Australasian Science: Australia's authority on science since 1938

Gravitational Waves Detected

By AusSMC

Australian astronomers involved in the detection of gravitational waves discuss the significance of the discovery 100 years after Einstein predicted them.

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“We built the most massive scientific instruments in the world and made them so sensitive that they approach limits set by quantum mechanics. On September 14 last year they directly detected for the first time the weakest signals in the universe, gravitational waves, generated in the most violent event yet recorded – the collision of two solar mass black holes.

“The energy released in this binary black hole collision was equivalent to 10 billion billion billion times the world’s nuclear arsenal. What’s even more fascinating is that this event did not (and does not) emit electromagnetic waves or neutrinos. The only way to observe it was with space–time change sensors – our giant laser interferometers.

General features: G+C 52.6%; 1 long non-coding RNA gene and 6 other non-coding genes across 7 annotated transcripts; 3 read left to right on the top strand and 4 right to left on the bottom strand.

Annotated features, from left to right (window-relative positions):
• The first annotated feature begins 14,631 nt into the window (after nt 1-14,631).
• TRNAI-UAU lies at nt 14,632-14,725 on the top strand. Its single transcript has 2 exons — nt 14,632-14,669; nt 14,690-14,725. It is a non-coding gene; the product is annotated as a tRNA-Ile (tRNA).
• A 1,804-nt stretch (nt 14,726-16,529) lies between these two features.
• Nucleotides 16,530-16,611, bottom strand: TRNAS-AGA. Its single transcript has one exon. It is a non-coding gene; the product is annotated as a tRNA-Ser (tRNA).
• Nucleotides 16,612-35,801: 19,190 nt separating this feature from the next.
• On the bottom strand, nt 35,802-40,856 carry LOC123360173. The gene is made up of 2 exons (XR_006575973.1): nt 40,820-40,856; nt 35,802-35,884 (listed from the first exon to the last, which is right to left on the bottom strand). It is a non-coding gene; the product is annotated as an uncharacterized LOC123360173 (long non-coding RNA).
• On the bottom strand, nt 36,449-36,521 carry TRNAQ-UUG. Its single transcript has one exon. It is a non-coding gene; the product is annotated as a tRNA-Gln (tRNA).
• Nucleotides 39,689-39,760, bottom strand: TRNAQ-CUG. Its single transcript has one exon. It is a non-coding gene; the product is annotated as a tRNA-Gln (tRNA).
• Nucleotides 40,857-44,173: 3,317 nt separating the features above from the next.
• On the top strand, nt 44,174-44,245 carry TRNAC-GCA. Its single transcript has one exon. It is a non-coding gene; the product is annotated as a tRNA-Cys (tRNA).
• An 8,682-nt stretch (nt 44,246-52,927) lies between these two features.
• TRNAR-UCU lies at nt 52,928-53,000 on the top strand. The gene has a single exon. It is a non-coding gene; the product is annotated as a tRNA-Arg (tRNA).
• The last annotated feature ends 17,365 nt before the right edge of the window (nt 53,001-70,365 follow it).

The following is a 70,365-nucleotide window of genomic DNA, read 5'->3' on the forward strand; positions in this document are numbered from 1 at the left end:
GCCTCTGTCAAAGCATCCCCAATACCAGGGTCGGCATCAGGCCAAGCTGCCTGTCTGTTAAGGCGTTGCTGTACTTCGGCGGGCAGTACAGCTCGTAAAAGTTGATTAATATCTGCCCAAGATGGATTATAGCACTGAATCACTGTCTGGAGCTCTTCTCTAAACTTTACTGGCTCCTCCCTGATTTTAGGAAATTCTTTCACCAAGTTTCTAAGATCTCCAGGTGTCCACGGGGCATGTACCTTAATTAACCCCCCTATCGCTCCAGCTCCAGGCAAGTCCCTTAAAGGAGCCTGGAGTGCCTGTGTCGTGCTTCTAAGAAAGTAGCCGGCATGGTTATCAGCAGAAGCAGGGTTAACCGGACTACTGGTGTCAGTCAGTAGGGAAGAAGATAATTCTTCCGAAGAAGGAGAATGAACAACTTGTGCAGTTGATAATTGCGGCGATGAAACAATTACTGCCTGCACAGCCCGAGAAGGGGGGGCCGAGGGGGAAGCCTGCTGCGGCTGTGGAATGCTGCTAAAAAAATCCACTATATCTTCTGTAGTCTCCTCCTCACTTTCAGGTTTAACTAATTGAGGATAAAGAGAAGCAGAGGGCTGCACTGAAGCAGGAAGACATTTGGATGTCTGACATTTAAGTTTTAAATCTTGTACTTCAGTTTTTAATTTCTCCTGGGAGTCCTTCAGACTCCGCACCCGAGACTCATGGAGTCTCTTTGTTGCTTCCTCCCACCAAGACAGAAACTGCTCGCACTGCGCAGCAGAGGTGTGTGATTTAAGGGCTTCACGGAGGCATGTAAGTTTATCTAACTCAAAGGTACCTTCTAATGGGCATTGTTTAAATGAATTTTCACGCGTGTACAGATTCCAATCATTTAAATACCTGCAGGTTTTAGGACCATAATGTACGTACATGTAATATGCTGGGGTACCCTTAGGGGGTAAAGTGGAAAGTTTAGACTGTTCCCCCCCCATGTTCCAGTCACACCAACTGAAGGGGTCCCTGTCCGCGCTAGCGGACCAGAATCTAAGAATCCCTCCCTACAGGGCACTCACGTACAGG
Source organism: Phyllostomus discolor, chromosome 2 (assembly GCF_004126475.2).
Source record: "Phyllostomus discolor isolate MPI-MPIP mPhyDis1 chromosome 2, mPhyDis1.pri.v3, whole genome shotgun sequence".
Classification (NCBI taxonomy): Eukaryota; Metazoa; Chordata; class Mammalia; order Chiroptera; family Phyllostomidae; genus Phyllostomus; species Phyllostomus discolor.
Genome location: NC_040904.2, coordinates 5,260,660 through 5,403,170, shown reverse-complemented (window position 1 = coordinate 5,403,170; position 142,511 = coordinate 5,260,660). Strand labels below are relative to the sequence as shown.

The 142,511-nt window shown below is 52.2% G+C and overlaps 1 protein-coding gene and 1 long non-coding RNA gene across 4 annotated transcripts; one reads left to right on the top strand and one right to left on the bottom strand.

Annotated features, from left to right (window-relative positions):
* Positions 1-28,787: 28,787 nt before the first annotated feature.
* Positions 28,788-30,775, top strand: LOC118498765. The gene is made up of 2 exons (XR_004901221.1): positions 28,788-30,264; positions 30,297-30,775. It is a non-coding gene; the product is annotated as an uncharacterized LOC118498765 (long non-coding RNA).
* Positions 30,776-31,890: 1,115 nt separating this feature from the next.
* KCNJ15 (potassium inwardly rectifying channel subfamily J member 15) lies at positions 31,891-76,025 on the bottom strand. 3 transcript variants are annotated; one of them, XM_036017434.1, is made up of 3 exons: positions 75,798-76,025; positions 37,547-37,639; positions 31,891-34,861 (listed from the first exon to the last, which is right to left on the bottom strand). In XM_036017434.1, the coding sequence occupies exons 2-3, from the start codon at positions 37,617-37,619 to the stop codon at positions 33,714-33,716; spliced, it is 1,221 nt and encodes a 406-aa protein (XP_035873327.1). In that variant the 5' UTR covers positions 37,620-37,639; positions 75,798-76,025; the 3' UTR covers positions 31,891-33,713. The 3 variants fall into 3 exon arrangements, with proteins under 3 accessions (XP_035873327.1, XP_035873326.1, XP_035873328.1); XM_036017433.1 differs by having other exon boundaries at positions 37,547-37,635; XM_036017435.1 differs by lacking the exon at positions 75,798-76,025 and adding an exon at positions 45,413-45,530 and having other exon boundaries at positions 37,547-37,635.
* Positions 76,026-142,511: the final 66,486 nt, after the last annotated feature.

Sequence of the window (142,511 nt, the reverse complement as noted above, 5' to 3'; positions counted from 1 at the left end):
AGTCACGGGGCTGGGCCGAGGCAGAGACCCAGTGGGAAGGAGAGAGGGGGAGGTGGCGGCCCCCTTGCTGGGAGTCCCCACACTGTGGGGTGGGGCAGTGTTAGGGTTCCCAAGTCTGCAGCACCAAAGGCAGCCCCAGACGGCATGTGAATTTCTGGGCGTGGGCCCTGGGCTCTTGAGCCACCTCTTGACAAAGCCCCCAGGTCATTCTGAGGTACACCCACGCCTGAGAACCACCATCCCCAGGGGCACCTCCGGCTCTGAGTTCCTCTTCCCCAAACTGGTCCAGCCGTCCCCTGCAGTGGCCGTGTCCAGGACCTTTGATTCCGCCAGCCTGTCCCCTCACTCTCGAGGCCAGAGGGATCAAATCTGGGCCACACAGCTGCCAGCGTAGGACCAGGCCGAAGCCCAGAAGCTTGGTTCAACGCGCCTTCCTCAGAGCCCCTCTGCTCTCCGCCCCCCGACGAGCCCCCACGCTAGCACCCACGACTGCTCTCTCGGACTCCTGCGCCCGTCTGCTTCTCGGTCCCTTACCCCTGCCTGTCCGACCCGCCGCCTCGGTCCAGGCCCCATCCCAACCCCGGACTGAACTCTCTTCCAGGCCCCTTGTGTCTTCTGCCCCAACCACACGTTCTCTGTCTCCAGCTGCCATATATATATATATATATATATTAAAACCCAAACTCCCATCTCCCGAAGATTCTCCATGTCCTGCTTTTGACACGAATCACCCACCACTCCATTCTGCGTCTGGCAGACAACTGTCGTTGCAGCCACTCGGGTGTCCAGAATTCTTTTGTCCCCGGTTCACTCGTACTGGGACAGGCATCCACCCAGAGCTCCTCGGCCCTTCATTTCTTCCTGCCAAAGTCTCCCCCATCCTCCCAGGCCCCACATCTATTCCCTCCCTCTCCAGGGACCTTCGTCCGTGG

“With this detection we have shifted from the realms of theory to the beginning of a new astronomy. Hopefully this first observation will accelerate the construction of a global network of detectors.”

Professor David McClelland is Director of the Centre for Gravitational Physics at the Australian National University. He is a member of the Australian Consortium for Interferometric Gravitational Astronomy (ACIGA), which contributed to the gravitational waves discovery.

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“The discovery confirms Einstein's prediction that gravitational waves exist, validating one of the pillars of modern physics. It confirms that black holes...

The full text of this article can be purchased from Informit.